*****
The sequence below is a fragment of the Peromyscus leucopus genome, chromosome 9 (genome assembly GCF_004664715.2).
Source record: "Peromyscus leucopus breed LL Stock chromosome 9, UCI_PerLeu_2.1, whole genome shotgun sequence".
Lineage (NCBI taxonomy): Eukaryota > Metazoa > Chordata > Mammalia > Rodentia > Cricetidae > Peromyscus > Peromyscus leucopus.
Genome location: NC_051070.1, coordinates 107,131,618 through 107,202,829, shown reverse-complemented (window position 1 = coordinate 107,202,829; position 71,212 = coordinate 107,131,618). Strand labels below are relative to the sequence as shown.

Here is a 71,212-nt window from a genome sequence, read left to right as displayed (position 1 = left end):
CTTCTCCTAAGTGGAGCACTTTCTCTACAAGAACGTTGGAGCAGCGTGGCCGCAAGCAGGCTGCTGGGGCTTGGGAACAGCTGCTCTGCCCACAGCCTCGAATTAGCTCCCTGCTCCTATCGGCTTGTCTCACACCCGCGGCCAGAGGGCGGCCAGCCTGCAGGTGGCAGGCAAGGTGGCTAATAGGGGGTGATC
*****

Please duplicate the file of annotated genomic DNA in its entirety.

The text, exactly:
The sequence below is a fragment of the Peromyscus leucopus genome, chromosome 9 (genome assembly GCF_004664715.2).
Source record: "Peromyscus leucopus breed LL Stock chromosome 9, UCI_PerLeu_2.1, whole genome shotgun sequence".
Lineage (NCBI taxonomy): Eukaryota > Metazoa > Chordata > Mammalia > Rodentia > Cricetidae > Peromyscus > Peromyscus leucopus.
Genome location: NC_051070.1, coordinates 107,131,618 through 107,202,829, shown reverse-complemented (window position 1 = coordinate 107,202,829; position 71,212 = coordinate 107,131,618). Strand labels below are relative to the sequence as shown.

Here is a 71,212-nt window from a genome sequence, read left to right as displayed (position 1 = left end):
CTTCTCCTAAGTGGAGCACTTTCTCTACAAGAACGTTGGAGCAGCGTGGCCGCAAGCAGGCTGCTGGGGCTTGGGAACAGCTGCTCTGCCCACAGCCTCGAATTAGCTCCCTGCTCCTATCGGCTTGTCTCACACCCGCGGCCAGAGGGCGGCCAGCCTGCAGGTGGCAGGCAAGGTGGCTAATAGGGGGTGATC